Becoming Laura Prairie Patchwork Petticoat
Sometimes it’s ok to talk about underwear. Particularly when we’re talking petticoats. Here is the Becoming Laura Prairie Patchwork Petticoat.
Does the colorful petticoat that I made for the “Becoming Laura Costume Challenge” surprise you?
We most often think of ladies undergarments made in the 1860’s/70’s as primarily being all white. The fact of the matter is a large portion of the petticoats were made from colored fabrics so they wouldn’t show the dirt as much. Undergarments, just like today, came in all colors of the rainbow.
There were lightweight petticoats for warmer weather…
…and heavier quilted petticoats for cooler seasons.
Undergarments could be made from cotton, linen, wool or silk. Many women simply repurposed fabric that they already had.
Of course, the fashions of the day may have required that you wear a cage under your petticoat.
Let us not forget the glorious hoop skirt.
Corsets and Bloomers
Women also took the fabric of their undergarments as an opportunity to perfect their needlework skills.
Treasured bits of lace might also enhance their unmentionables.
So yes, I am all about color!
Pattern and Materials For the Petticoat
For the petticoat, Andover Fabrics graciously sent me 5 1/8 yards of their Little House on the Prairie “Prairie Flowers” A-7948-Y fabric.
I used the Butterick B5831 pattern to create the petticoat.
The pattern called for 12 1/2 yards of 5/8” ribbon, 6 1/4 yards of 8” pre-gathered eyelet, and 6 1/4 yards of 1 inch trim. Whew. For a budget costumer, who also wants to be era-appropriate, the trim alone could break the bank.
For the 12 1/2 yards of ribbon, I thankfully had some antique all cotton crocheted trim given to me a few years ago by Grandma Ingalls (Jingles) who would have absolutely approved its use in this project.
The 8” wide pre-gathered eyelet was a bit more difficult. Modern-day options are primarily a cotton polyester blend. This will not do for creating a petticoat worn in the 1860’s/70’s. Polyester wasn’t invented until 1941 for use in WWII.
So I went old school. I had some vintage cotton eyelet fabric that I had gotten from my mother Nadine. I think she too would have loved this project so I ripped it into 10” wide strips and sewed them together until I had enough yardage. It was an extra time-consuming step to be sure but worth it in the end.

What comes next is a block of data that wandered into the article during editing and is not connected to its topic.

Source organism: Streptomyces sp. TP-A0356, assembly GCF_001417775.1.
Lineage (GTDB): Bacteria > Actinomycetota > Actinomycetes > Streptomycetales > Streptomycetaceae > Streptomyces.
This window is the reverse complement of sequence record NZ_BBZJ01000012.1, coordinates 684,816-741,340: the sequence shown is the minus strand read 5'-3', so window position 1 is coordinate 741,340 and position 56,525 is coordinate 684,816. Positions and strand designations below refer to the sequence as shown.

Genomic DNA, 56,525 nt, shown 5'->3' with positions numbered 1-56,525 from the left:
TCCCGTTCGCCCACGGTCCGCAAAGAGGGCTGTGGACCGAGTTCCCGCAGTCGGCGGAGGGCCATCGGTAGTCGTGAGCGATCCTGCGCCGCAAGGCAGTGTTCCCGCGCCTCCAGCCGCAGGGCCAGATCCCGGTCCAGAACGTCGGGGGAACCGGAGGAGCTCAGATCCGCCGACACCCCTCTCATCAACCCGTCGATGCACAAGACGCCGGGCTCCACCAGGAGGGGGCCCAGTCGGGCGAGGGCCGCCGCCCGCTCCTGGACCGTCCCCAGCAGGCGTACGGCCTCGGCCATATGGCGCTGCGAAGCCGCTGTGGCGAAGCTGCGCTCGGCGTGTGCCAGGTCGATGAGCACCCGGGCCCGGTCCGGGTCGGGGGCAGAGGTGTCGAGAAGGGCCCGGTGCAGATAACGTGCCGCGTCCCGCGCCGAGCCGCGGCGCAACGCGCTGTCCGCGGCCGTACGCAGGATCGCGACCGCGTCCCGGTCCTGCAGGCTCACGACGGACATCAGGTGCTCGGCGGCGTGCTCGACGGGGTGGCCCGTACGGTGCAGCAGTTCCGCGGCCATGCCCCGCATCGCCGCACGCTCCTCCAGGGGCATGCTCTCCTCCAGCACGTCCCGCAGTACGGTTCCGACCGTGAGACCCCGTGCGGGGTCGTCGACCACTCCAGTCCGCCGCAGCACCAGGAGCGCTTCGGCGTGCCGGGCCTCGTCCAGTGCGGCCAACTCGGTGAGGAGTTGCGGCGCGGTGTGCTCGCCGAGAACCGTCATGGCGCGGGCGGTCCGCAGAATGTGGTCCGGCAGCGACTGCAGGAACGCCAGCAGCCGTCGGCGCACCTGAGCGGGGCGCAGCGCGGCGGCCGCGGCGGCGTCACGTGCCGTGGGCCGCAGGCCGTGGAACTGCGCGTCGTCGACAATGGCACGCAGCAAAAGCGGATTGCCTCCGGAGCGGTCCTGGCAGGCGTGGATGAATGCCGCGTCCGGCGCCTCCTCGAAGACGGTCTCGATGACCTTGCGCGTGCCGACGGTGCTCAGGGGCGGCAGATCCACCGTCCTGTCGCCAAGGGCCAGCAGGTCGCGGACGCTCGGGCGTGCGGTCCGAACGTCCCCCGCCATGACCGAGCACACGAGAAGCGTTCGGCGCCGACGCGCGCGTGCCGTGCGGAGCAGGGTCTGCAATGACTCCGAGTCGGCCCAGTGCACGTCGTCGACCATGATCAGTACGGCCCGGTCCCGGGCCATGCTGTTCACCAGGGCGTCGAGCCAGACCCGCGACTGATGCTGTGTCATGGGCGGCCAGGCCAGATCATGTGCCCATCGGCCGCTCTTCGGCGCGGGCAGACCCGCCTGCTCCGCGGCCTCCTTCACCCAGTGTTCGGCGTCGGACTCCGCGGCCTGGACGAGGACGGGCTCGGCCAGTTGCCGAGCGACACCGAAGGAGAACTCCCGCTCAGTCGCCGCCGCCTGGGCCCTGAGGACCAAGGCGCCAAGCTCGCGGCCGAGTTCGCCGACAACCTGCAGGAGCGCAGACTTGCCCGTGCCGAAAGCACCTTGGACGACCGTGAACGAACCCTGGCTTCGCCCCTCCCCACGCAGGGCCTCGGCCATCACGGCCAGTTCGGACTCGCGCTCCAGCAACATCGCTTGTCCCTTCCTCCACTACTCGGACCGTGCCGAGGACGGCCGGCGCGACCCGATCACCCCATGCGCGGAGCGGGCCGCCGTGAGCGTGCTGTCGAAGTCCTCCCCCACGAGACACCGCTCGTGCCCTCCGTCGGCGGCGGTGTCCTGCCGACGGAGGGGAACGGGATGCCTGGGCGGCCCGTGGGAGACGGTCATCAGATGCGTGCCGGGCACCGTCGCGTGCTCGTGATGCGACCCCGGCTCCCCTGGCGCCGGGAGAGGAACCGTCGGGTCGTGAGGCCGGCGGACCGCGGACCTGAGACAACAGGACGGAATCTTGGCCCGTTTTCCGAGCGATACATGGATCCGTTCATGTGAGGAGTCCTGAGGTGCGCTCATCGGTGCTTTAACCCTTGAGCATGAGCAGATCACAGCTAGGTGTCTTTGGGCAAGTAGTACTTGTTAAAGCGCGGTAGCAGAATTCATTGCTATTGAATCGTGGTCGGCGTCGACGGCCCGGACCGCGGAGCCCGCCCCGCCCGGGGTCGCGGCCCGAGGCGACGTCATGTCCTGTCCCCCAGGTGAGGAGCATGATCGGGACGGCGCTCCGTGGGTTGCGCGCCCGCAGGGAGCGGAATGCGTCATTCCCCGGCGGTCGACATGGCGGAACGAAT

The 6 1/4 yards of 1 inch trim was even more difficult. I had nothing in my stash. I already knew that the two lace elements mentioned above were going to be hand dyed.
My inspiration for this petticoat was Caroline “Ma” Quiner Ingalls. The Quiners originally came from a region in Bavaria (Austria/Germany) then later immigrated to England and finally the U.S. I wanted the petticoat to have a Tyrolean feel to it.
Thankfully Leslie Pruett of Ribbonworks Design had exactly what I had in mind for the price I needed ~ $1.00 a yard.
The eyelet was hand dyed in a light solution of Rit liquid dye in navy. The crocheted ribbon was hand dyed using Rit liquid dye in cheery red. The finished look was exactly what I had in mind.
French Seaming and Cartridge Pleating
The pattern went together fairly smoothly. I did opt to do French seaming (enclosed seams) as this garment will probably get a lot of wearing and washing and therefore hold up better.
This pattern was also my first attempt at cartridge pleating which can draw a tremendous amount of fabric together. I got an “F” for failure. My cartridge pleating ended up looking like gathers. Perhaps I should have spaced the two rows of pleating further apart. ??? If this had been an exterior garment I would have persevered until I got it right. But in the end, I was pressed for time and accepted the gathered look which doesn’t lay as nice but isn’t altogether horrible.
For the most part, women would never show her petticoats in public.
The Finished Petticoat
But today we will make an exception.
I hope you have enjoyed the process to produce the Prairie Patchwork Petticoat.
Total cost for this project:
Pattern ~ 99 cents, 1” ribbon $6. 25 + $2.60 shipping = $9.85
All other supplies I had on hand or were graciously donated.
Here’s to a petticoat junction paradise,